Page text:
Empty Coffin: Envy by Gregg Olsen

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Empty Coffin: Envy by Gregg Olsen

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Category: Teens
Rating: 3/5
Reviewer: Nigethan Sathiyalingam
Reviewed by Nigethan Sathiyalingam
Summary: An original, dark, crime thriller, with an intriguing supernatural edge to it. Has a vivid setting and fascinating premise, though a confusing conclusion left me unsatisfied.
Buy? Yes Borrow? Yes
Pages: 352 Date: September 2011
Publisher: Splinter
External links: Author's website
ISBN: 978-1402789571

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A small town is stunned by the death of a young girl, Katelyn, and although the death is attributed to an accident, there are some who believe that suicide and homicide shouldn't be ruled out just yet. Although twins Hayley and Taylor Ryan weren't close to the girl at the time of her death, they used to be good friends and a combination of guilt and curiosity leads them to investigate the death and its true cause. They may just be teenagers, but combine the fact that they have a father who is a true-crime author, with the mysterious supernatural abilities they share, the twins are more than well-equipped to discover the truth behind the death; however, they find themselves digging up more than they bargained for when tragic history and revelations from the past begin to reveal themselves.

I am a sucker for powers and supernatural abilities, and the twins' abilities, though confusing at first, proved to be intriguing and well-developed. They appear to be able to sense memories and emotions when they touch certain items, which is very convenient when it comes to investigating crimes. Even more interestingly, they are also able to receive rather cryptic messages from the dead. This added an extra edge to the investigation process, making it more original and engaging. Their abilities are handled subtly, which lends an extra sense of mystery to the story.

The setting and the characters are brought to life with great vividness and with hidden depths and complexity, hinting at the fact that the story is more than just a run of the mill crime thriller. However, I did feel that the two main protagonists, the twins Hayley and Taylor, felt rather generic and lacked distinctive voices, although the author does manage to ensure that they don't become too interchangeable as twin sisters, by creating conflict between the pair over a boy. The secondary characters that populate the town are actually more interesting than the twins, though the fact that the author decided to incorporate such a large cast of characters meant that there was a lack of any significant character development. The dialogue is inconsistent; at times it can be bland, but there are also flashes of sharp, intelligent wit.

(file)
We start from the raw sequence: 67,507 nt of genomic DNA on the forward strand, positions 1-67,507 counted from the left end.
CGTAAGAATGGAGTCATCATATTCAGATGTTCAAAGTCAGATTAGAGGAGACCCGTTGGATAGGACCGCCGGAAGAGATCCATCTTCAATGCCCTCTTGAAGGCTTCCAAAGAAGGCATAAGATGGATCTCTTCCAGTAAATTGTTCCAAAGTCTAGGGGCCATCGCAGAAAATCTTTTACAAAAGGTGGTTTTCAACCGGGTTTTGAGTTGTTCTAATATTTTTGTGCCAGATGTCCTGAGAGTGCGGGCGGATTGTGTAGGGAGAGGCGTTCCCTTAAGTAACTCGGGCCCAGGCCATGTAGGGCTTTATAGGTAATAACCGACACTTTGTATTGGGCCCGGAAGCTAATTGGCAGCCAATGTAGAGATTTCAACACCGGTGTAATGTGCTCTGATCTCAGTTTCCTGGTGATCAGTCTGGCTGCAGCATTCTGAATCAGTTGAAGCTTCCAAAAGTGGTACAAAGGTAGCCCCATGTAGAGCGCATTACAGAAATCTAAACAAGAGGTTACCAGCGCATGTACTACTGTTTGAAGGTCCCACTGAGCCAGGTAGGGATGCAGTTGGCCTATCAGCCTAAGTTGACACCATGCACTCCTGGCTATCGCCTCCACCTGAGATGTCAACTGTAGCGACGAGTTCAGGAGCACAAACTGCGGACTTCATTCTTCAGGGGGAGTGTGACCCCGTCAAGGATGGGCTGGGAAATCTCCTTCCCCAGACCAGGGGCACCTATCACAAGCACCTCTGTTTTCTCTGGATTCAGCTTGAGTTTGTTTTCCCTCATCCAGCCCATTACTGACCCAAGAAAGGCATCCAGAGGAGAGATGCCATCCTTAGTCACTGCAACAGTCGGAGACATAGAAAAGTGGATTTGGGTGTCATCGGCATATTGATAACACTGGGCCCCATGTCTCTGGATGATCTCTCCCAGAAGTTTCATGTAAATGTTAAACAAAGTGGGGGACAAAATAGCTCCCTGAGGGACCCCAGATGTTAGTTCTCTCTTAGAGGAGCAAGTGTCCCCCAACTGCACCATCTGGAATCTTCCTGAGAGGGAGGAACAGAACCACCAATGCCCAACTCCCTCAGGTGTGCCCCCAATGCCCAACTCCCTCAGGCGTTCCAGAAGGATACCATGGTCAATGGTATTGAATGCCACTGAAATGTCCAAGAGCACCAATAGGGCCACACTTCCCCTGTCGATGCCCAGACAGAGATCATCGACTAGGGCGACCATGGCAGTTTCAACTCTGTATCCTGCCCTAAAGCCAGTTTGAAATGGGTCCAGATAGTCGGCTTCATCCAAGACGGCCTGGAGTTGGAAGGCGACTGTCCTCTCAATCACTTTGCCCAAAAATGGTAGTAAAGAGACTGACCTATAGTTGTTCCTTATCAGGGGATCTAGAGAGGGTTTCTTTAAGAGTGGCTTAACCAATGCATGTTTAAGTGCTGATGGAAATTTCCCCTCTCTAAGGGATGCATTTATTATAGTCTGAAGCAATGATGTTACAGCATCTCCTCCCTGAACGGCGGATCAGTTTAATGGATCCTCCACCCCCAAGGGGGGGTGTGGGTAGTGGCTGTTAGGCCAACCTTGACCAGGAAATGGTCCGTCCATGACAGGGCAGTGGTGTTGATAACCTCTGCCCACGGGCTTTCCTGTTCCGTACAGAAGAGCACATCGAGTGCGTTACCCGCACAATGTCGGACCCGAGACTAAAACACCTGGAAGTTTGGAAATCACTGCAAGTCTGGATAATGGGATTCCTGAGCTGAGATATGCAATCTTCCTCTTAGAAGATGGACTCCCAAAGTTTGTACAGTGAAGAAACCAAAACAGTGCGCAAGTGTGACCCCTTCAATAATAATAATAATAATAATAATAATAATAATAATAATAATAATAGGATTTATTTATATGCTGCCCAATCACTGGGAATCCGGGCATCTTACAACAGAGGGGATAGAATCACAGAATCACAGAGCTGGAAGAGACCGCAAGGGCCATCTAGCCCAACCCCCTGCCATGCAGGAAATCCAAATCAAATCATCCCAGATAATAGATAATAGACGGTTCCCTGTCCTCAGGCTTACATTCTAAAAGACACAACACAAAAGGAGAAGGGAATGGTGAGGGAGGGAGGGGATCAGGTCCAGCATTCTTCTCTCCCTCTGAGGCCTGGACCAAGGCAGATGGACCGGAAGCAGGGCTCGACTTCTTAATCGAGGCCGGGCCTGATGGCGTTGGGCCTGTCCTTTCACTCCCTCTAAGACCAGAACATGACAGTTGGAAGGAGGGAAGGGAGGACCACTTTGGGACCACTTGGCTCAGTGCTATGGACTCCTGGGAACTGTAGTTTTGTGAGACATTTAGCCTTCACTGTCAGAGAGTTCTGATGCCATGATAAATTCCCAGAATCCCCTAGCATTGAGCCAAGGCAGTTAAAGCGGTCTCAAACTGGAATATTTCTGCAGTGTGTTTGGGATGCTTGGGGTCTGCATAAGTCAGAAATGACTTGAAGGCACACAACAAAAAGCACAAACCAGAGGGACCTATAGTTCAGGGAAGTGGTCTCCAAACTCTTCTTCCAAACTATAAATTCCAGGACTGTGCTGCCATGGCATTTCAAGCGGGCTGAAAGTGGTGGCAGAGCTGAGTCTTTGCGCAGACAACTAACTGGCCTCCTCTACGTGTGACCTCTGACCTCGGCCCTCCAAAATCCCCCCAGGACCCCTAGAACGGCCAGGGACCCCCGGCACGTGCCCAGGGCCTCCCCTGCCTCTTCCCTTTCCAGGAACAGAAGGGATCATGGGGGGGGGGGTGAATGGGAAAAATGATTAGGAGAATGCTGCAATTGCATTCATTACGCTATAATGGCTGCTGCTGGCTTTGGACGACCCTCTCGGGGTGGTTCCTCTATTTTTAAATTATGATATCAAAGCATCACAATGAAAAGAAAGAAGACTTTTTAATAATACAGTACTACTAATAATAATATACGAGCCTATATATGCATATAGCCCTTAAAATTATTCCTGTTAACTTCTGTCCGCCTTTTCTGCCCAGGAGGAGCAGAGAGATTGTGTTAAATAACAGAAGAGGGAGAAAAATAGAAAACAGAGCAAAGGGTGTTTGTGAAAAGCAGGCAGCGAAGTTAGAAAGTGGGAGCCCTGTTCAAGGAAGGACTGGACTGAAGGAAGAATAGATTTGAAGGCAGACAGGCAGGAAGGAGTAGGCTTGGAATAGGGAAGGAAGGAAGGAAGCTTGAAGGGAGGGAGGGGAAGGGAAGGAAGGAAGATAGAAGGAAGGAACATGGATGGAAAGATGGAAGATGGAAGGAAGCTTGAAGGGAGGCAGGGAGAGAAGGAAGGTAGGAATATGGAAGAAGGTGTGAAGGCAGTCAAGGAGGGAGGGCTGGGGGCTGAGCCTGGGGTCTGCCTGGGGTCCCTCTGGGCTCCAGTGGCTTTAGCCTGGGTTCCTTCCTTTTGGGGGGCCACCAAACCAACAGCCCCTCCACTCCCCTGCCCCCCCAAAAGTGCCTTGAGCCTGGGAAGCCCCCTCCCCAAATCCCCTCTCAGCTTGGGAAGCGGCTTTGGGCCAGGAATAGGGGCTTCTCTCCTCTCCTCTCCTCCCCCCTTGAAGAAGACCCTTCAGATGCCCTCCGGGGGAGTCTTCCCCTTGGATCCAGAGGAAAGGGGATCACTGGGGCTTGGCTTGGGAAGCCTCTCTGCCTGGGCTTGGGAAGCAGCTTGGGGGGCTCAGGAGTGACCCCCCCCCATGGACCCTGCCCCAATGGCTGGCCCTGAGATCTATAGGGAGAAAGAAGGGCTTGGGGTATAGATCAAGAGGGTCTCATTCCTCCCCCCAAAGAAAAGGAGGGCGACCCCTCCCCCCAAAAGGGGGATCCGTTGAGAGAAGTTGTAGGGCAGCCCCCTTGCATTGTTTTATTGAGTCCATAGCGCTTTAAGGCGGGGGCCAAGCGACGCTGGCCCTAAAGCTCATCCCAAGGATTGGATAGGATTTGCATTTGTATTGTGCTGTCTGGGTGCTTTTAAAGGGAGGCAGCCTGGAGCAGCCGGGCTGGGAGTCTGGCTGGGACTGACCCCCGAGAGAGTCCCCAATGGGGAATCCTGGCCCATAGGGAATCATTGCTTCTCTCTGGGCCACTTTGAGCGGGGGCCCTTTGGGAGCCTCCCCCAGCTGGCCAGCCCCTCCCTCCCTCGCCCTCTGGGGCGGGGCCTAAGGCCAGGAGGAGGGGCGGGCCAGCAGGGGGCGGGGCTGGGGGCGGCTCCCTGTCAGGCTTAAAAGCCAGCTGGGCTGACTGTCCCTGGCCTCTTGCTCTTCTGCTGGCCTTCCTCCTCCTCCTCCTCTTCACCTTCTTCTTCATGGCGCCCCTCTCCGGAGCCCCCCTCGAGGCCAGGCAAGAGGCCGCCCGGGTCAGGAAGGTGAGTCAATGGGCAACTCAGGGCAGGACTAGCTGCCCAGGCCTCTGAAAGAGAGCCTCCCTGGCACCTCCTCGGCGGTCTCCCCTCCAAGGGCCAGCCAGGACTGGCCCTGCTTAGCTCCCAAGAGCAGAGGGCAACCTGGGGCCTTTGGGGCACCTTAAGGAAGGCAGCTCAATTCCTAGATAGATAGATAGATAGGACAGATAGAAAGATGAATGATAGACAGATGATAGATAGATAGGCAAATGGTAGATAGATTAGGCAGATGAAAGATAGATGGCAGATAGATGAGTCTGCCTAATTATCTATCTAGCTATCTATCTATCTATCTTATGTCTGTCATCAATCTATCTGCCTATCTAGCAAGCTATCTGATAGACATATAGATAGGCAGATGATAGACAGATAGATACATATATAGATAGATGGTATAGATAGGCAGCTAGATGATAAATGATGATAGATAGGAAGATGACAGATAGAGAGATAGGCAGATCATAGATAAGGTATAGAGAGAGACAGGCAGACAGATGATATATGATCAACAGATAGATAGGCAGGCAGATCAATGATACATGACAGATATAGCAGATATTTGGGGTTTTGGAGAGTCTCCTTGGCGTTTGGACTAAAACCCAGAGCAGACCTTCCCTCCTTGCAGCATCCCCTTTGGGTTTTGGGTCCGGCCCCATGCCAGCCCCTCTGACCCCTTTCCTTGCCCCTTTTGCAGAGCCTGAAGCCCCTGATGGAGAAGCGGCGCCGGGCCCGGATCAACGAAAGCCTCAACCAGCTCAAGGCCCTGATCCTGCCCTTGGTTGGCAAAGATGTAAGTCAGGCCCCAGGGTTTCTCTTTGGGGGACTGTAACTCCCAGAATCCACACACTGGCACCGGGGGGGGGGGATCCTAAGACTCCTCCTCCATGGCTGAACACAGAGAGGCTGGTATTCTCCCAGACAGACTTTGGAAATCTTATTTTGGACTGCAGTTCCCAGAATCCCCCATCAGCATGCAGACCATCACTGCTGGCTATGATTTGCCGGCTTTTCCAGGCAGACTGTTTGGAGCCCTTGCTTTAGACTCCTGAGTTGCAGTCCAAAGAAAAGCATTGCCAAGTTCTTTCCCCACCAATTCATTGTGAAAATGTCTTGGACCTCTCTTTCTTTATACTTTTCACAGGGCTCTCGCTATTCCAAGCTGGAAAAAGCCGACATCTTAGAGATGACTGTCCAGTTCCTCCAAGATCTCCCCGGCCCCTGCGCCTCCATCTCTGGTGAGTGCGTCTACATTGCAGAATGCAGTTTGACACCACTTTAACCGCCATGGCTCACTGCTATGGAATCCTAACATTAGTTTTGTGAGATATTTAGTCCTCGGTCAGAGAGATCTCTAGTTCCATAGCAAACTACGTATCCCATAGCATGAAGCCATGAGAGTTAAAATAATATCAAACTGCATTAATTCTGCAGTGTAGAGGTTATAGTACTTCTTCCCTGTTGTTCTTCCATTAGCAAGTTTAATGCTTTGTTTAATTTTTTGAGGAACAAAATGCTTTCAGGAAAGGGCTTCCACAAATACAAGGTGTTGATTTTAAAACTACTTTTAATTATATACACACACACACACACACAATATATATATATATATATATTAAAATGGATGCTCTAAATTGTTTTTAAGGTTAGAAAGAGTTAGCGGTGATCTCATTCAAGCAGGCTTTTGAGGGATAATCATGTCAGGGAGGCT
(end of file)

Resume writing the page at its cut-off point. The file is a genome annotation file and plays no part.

Overall, I was left feeling rather perplexed at the conclusion of the novel. I can appreciate that the author is trying to establish storylines and hints for an overarching storyline for the series, but combine a very large cast of characters, with a rapidly transitioning narrative and multiple plotlines, and what we're left with is a book that lacks a satisfactory central story. The main storyline of the twins' informal investigation of the cause of Katelyn's death is sidelined at times by the mystery behind the supernatural abilities the twins appear to share, as well as the story of a stubborn journalist searching for a game-changing story. There is limited emphasis on the actual process of investigating the case and the rather rushed climax reveals an unexpected, and not particularly believable, aspect to Katelyn's death; considering that the focal point of the story is established as an investigation into the death, a deeper, more complex analysis into the events leading up to it would've been nice. The theme of cyberbullying is expressed, but not explored in real depth, which is a shame as I think that it had a lot of potential and could have been thought-provoking.

Perhaps the main reason that I feel so critical of the book is that it does not read like a teen/YA novel, despite it being marketed as one. A lot of the main characters may be teens, but the tone of the novel feels awkward, as if the author is forcibly trying to aim the novel at a teenage reader, but with limited success. Nonetheless, with a lot of intriguing storylines having been established here, I am still curious as to see where sequels will take the series.

I'd like to thank the publishers for sending a copy to The Bookbag.

Bloodchild by Tim Bowler is a thriller that also has some supernatural aspects to it, and comes recommended by TheBookbag. You might also appreciate Victim Six by Gregg Olsen and The Chalice Project (Island Fiction) by Lisa Allen-Agostini.

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Buy Empty Coffin: Envy by Gregg Olsen at Amazon You can read more book reviews or buy Empty Coffin: Envy by Gregg Olsen at Amazon.co.uk Amazon currently charges £2.99 for standard delivery for orders under £20, over which delivery is free.
Buy Empty Coffin: Envy by Gregg Olsen at Amazon You can read more book reviews or buy Empty Coffin: Envy by Gregg Olsen at Amazon.com.


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